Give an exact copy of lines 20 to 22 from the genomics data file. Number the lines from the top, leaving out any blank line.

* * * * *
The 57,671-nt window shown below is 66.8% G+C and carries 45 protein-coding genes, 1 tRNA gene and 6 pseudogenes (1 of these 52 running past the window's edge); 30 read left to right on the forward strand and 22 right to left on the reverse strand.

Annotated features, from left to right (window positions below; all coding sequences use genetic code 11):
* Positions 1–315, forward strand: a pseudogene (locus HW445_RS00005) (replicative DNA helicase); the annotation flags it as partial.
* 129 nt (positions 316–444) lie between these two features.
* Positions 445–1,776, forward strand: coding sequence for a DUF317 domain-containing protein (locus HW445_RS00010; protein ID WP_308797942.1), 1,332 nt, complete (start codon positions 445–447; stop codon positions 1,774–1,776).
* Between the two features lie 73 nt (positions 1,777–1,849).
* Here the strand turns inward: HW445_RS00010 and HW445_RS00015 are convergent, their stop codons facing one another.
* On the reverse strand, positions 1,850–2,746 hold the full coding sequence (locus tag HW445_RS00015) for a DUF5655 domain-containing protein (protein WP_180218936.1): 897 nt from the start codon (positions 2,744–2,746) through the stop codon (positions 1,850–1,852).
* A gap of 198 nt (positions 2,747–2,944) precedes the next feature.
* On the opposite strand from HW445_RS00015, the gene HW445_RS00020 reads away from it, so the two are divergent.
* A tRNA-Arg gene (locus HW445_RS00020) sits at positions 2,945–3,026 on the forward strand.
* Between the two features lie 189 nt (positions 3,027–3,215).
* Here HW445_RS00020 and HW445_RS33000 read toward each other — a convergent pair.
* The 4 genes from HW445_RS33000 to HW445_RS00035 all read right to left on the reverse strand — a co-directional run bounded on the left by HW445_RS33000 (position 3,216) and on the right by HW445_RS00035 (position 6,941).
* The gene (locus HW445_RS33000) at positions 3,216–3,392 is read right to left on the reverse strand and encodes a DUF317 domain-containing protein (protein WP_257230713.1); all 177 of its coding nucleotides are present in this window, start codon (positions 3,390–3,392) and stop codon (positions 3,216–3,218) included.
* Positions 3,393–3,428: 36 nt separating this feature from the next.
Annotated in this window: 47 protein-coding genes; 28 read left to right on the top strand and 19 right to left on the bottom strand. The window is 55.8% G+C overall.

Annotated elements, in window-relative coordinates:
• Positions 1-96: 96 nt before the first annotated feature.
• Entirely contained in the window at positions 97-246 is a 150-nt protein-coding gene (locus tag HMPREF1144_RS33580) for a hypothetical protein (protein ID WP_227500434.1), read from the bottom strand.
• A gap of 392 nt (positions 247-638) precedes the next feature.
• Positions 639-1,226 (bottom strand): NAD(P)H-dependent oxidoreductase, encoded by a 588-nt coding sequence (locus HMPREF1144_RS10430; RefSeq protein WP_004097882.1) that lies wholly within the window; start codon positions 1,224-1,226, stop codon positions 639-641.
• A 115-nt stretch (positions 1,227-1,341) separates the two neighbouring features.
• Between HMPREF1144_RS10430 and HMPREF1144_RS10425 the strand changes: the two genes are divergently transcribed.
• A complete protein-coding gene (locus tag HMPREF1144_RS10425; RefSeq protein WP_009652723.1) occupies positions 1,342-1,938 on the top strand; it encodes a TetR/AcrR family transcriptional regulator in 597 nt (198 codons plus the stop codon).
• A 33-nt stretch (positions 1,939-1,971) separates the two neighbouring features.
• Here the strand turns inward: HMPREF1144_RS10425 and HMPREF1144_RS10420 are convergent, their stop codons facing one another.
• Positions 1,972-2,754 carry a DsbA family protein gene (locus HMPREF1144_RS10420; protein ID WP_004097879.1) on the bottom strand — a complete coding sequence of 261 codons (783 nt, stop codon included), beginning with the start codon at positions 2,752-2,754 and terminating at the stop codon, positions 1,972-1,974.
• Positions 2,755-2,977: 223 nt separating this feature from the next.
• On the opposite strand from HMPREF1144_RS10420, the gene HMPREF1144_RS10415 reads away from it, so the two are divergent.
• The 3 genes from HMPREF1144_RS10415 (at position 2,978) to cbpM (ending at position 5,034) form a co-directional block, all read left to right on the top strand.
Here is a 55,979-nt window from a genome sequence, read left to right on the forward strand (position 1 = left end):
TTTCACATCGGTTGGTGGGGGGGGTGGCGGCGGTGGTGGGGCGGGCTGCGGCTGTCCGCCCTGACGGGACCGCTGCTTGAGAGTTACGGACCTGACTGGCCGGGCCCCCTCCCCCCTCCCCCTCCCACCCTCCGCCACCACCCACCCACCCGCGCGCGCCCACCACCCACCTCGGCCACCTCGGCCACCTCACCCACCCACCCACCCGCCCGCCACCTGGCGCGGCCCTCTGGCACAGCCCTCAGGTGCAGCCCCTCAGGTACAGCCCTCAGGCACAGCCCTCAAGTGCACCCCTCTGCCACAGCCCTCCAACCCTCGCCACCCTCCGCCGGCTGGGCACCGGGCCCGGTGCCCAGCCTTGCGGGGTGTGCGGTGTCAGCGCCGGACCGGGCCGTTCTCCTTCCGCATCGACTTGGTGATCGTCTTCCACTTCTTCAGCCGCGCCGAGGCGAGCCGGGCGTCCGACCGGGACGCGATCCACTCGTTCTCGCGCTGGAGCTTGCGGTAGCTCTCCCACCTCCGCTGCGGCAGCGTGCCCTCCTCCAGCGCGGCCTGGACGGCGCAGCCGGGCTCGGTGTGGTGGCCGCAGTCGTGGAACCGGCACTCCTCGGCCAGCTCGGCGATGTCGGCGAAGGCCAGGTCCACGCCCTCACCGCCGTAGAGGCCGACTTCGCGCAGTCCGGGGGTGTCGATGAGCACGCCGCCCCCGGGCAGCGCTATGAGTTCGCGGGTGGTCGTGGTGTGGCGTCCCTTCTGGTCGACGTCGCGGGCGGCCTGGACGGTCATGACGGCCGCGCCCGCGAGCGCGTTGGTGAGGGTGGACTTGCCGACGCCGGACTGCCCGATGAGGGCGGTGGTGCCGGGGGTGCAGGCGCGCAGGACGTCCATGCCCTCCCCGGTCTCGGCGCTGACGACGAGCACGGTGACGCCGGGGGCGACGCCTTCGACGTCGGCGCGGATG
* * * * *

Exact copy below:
• Entirely contained in the window at positions 97-246 is a 150-nt protein-coding gene (locus tag HMPREF1144_RS33580) for a hypothetical protein (protein ID WP_227500434.1), read from the bottom strand.
• A gap of 392 nt (positions 247-638) precedes the next feature.
• Positions 639-1,226 (bottom strand): NAD(P)H-dependent oxidoreductase, encoded by a 588-nt coding sequence (locus HMPREF1144_RS10430; RefSeq protein WP_004097882.1) that lies wholly within the window; start codon positions 1,224-1,226, stop codon positions 639-641.